WHY ARE WOMEN MORE PRONE TO KNEE INJURIES THAN MEN
It appears that knee pain of some kind is a common complaint in middle-aged and mature women, with varying possible causes leading to varying types of pain. A new study on knee-pain patterns assessed periodically over 12 years in a representative UK population finds that nearly two-thirds (63%) of women aged 50 and over experience knee pain at least once, persistently, or intermittently over such a period.
The authors found these patterns were more likely in women with higher BMI, with a previous knee injury, or whose scans showed they had osteoarthritis (OA). They write about their findings in the 19 December online issue of the journal Arthritis & Rheumatism.
Senior author Dr Nigel Arden, a Professor of Rheumatology at the University of Oxford in the UK, told the media that this was the first study involving community-based participants that investigates patterns of knee pain using “multiple assessment points” over a period of 12 years:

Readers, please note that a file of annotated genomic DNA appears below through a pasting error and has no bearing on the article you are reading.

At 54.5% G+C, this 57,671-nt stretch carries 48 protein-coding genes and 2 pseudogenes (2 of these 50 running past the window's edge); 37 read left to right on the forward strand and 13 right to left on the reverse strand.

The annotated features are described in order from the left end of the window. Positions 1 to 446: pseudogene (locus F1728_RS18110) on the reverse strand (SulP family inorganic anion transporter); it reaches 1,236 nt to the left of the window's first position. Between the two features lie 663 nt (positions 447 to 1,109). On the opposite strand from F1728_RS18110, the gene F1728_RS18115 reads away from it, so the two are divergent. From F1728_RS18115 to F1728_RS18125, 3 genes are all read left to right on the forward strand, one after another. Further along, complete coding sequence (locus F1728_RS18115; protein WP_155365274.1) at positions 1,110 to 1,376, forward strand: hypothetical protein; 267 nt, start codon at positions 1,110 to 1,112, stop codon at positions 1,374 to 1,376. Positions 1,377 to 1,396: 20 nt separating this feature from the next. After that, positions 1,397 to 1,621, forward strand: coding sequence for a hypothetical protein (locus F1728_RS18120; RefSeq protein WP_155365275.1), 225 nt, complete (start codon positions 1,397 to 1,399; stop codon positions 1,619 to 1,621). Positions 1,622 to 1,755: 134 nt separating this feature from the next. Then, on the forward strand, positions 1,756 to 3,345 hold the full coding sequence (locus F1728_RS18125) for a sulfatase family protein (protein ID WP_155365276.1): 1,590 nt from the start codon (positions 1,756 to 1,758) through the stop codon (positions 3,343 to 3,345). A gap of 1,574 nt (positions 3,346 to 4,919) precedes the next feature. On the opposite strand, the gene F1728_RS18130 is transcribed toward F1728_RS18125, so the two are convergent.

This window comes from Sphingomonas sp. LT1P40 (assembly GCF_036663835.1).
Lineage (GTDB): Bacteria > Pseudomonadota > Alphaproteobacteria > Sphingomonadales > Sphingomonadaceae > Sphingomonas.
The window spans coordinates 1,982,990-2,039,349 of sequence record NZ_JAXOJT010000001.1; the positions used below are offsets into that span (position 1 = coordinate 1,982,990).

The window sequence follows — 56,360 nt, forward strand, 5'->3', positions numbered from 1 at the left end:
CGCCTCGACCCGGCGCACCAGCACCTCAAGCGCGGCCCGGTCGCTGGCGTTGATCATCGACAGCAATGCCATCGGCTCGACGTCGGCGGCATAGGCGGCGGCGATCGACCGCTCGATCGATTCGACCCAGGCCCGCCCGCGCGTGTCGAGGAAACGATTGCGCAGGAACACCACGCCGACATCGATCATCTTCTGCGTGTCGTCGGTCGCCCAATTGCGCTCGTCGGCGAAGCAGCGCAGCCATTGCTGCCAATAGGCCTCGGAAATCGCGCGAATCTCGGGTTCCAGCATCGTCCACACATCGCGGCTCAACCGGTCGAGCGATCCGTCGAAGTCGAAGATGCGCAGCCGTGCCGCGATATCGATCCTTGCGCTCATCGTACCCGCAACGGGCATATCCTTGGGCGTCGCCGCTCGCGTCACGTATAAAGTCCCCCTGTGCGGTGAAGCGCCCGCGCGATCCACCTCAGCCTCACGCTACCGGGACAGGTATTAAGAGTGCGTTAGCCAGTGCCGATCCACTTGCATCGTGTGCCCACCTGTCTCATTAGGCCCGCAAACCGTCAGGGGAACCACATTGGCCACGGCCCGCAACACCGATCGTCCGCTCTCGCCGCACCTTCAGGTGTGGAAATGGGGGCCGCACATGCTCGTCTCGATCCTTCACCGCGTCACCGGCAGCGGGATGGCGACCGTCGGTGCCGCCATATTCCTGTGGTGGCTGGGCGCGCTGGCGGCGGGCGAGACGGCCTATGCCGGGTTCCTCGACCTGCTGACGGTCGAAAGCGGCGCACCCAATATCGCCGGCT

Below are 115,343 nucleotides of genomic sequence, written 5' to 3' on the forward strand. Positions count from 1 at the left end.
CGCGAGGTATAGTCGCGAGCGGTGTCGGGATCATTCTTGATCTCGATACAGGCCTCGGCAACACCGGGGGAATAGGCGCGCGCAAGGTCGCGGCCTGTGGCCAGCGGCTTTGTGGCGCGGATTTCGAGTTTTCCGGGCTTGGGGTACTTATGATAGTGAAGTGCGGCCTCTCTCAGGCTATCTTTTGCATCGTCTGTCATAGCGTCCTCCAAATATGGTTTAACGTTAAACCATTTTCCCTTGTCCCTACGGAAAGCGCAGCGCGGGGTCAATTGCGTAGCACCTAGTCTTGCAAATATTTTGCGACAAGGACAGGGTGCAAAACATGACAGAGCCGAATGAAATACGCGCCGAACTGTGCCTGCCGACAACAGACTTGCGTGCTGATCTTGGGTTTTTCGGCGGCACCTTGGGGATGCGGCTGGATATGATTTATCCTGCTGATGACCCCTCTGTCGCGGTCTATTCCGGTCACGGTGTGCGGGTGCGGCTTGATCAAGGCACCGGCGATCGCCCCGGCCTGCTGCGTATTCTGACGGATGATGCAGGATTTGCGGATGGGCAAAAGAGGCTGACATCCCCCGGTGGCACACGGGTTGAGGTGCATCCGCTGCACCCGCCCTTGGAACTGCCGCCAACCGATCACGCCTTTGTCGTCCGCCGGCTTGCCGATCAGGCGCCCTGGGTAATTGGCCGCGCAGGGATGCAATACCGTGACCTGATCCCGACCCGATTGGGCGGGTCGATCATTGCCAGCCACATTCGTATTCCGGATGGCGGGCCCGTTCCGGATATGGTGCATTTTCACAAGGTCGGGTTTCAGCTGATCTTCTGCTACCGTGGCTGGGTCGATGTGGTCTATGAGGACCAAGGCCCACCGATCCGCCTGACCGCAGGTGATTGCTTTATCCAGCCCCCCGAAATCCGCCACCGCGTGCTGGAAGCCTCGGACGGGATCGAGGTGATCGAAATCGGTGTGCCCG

“Understanding the prevalence and predictors of knee pain is the first step in developing comprehensive pain assessment plans that could lead to more targeted treatment options for those burdened by OA.”
For their analysis, Arden and colleagues used data gathered in the Chingford Study, a prospective population-based study of OA and osteoporosis established in 1989. This started with more than 1,000 women aged from 44 to 57 (median 52) years.
The cohort is described as representative of women in the UK in general in terms of height, weight, and smoking status. At four times over the 12 years of the study, the participants completed questionnaires about their knee pain.
The results showed that:
44% of women reported experiencing “any days of pain”.
23% reported experiencing “pain on most days of the previous month”.
Of those experiencing “any pain”, 9% had persistent pain, 24% had incident pain, and 29% had intermittent pain.
Of those experiencing “pain on most days”, these figures were 2%, 16% and 18% respectively.
A higher BMI predicted persistent and incident patterns of pain, while radiographic OA predicted persistent pain…HEALTH IS WEALTH.